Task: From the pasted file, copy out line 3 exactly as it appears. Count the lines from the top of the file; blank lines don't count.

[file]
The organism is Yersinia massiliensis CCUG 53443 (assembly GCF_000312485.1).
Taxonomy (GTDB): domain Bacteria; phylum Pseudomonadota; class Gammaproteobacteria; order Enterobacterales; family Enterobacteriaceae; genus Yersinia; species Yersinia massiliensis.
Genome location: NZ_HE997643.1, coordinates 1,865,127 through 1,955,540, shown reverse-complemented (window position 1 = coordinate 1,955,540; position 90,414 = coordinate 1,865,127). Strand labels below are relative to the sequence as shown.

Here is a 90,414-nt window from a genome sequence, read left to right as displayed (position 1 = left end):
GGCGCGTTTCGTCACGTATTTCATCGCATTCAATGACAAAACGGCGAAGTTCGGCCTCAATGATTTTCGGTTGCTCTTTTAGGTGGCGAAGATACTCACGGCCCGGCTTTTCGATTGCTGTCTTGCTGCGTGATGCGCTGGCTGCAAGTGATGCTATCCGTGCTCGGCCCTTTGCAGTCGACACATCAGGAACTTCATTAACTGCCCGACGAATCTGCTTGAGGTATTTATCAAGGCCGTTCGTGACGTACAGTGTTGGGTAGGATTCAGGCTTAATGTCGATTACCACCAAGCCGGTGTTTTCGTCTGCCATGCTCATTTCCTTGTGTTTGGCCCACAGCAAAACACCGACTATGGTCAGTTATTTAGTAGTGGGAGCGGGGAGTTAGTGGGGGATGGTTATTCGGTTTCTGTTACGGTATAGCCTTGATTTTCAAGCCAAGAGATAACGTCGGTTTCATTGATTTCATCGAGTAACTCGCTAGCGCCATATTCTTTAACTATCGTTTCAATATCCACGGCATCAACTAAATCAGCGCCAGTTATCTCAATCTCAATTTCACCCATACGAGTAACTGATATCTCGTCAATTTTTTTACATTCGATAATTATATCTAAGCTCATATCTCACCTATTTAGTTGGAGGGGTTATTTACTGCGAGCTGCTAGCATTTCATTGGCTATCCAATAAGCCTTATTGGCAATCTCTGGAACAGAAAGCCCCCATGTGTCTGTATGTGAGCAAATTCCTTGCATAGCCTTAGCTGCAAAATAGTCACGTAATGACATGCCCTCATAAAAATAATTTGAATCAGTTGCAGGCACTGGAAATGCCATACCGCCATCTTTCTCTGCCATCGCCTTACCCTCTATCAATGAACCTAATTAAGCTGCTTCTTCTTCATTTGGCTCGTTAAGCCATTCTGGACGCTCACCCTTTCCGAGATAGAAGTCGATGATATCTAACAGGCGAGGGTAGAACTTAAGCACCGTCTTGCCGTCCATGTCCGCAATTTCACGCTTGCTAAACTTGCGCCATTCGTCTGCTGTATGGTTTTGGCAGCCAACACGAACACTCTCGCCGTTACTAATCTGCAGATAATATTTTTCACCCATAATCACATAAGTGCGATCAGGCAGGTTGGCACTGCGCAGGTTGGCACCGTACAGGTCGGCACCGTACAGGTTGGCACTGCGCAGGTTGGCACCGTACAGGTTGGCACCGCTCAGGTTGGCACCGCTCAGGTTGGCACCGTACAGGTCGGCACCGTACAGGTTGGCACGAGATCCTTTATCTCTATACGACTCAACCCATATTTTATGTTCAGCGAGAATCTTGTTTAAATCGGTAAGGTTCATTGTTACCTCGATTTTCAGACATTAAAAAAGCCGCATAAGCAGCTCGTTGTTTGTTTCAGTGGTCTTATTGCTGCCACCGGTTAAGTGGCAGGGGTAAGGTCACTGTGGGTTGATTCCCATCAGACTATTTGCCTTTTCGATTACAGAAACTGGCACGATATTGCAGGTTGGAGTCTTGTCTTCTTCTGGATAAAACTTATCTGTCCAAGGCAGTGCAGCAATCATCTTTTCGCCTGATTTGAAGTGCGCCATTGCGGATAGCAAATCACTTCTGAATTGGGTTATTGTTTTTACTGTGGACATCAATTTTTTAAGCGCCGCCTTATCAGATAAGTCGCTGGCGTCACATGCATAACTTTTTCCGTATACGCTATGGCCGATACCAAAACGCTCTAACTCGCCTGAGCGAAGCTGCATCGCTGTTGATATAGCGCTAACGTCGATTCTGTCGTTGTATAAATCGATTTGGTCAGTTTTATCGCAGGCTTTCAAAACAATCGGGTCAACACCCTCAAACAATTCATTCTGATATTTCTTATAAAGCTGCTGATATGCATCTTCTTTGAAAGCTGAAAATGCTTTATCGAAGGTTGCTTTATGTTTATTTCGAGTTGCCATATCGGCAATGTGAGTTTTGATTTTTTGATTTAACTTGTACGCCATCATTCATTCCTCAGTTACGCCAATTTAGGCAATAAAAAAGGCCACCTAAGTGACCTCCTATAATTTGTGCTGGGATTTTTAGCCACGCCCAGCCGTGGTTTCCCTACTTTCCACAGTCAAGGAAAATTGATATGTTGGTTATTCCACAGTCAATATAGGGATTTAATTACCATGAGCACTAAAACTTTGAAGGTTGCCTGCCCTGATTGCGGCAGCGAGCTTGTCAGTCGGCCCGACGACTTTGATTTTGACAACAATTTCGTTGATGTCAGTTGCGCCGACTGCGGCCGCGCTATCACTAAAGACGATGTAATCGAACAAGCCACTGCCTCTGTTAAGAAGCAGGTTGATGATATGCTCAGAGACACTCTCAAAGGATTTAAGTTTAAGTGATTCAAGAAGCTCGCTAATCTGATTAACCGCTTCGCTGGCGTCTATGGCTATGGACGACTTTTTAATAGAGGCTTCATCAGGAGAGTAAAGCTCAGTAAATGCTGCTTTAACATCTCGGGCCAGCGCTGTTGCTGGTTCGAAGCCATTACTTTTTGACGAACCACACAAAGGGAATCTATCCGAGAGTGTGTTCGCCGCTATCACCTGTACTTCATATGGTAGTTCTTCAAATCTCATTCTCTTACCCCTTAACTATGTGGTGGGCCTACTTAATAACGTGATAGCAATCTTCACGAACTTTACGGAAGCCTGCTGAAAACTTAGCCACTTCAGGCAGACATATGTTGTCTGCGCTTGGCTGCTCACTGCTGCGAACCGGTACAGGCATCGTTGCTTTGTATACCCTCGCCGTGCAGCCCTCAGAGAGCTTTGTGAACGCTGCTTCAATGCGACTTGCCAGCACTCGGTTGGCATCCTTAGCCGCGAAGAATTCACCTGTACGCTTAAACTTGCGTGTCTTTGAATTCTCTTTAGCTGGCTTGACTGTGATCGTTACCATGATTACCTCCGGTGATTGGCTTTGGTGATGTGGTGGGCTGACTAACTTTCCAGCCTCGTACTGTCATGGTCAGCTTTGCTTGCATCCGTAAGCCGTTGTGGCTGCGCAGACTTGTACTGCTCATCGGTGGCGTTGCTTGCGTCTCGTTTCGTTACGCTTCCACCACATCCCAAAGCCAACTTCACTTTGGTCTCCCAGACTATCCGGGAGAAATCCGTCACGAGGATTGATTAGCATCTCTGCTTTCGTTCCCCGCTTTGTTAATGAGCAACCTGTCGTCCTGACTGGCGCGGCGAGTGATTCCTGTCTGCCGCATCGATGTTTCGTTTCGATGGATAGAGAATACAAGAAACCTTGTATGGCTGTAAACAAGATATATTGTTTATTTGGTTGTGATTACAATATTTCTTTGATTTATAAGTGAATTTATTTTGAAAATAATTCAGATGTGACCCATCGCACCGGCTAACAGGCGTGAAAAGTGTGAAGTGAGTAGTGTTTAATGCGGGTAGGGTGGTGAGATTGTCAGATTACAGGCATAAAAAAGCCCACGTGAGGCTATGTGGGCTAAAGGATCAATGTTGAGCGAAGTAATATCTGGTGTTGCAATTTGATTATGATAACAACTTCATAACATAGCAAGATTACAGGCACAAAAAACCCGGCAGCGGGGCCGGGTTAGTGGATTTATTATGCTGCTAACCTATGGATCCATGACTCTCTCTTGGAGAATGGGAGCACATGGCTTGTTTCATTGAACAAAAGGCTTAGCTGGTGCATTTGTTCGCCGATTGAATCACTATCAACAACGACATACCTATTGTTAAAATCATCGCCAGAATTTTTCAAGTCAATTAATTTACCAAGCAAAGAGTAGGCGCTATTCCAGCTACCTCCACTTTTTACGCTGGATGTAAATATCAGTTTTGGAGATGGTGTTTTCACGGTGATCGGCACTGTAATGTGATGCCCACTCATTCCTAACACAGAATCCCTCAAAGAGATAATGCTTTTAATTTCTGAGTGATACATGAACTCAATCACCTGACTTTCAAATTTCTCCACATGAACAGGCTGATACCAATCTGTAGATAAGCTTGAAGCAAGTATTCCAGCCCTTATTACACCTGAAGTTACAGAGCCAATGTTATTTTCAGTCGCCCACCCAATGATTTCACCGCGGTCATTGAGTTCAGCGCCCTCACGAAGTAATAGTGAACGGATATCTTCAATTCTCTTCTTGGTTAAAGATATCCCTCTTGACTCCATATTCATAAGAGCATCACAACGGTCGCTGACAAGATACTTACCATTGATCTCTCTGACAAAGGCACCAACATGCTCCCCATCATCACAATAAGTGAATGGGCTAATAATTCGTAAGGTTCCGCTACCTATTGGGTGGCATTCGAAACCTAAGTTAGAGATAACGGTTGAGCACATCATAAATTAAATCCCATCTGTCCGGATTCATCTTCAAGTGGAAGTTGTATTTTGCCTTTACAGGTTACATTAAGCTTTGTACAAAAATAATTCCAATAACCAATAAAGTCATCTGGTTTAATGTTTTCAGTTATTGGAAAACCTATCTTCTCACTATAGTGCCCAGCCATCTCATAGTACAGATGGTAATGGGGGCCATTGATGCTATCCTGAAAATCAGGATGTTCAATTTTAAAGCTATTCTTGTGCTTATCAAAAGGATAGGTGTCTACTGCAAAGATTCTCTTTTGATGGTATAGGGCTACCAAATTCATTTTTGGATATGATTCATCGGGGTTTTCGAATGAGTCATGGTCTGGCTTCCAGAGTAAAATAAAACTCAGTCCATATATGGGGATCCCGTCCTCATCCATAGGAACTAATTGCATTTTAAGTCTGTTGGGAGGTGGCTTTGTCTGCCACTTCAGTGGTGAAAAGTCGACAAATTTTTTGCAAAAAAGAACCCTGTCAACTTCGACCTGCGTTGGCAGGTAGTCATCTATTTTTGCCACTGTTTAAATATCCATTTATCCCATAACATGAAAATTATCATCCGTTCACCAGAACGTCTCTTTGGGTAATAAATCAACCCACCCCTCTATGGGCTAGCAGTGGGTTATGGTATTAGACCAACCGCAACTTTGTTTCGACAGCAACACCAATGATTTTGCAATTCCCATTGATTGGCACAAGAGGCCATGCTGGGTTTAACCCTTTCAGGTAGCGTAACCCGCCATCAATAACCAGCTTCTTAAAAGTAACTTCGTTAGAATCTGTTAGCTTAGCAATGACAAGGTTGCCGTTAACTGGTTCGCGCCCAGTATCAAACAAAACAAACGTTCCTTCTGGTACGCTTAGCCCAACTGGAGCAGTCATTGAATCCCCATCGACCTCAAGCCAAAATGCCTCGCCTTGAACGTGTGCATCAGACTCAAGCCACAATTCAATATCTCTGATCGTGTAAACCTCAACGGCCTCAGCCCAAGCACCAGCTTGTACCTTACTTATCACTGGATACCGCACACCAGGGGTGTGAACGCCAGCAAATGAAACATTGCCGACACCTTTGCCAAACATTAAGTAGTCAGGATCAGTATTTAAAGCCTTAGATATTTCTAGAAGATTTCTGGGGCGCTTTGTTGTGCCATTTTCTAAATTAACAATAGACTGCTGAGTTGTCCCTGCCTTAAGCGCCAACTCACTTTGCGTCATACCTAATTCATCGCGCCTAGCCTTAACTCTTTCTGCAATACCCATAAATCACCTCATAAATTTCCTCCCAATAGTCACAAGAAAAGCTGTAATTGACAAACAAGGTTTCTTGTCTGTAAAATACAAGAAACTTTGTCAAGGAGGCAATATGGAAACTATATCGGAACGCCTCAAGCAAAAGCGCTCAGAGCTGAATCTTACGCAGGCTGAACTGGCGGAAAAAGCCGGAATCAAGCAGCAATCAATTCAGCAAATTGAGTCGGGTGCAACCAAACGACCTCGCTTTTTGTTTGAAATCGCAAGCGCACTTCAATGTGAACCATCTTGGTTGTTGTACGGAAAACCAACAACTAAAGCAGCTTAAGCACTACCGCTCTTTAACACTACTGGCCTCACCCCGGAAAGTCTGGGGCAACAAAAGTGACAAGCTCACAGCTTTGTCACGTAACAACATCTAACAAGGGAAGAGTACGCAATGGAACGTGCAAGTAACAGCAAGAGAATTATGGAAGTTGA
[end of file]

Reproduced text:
Genome location: NZ_HE997643.1, coordinates 1,865,127 through 1,955,540, shown reverse-complemented (window position 1 = coordinate 1,955,540; position 90,414 = coordinate 1,865,127). Strand labels below are relative to the sequence as shown.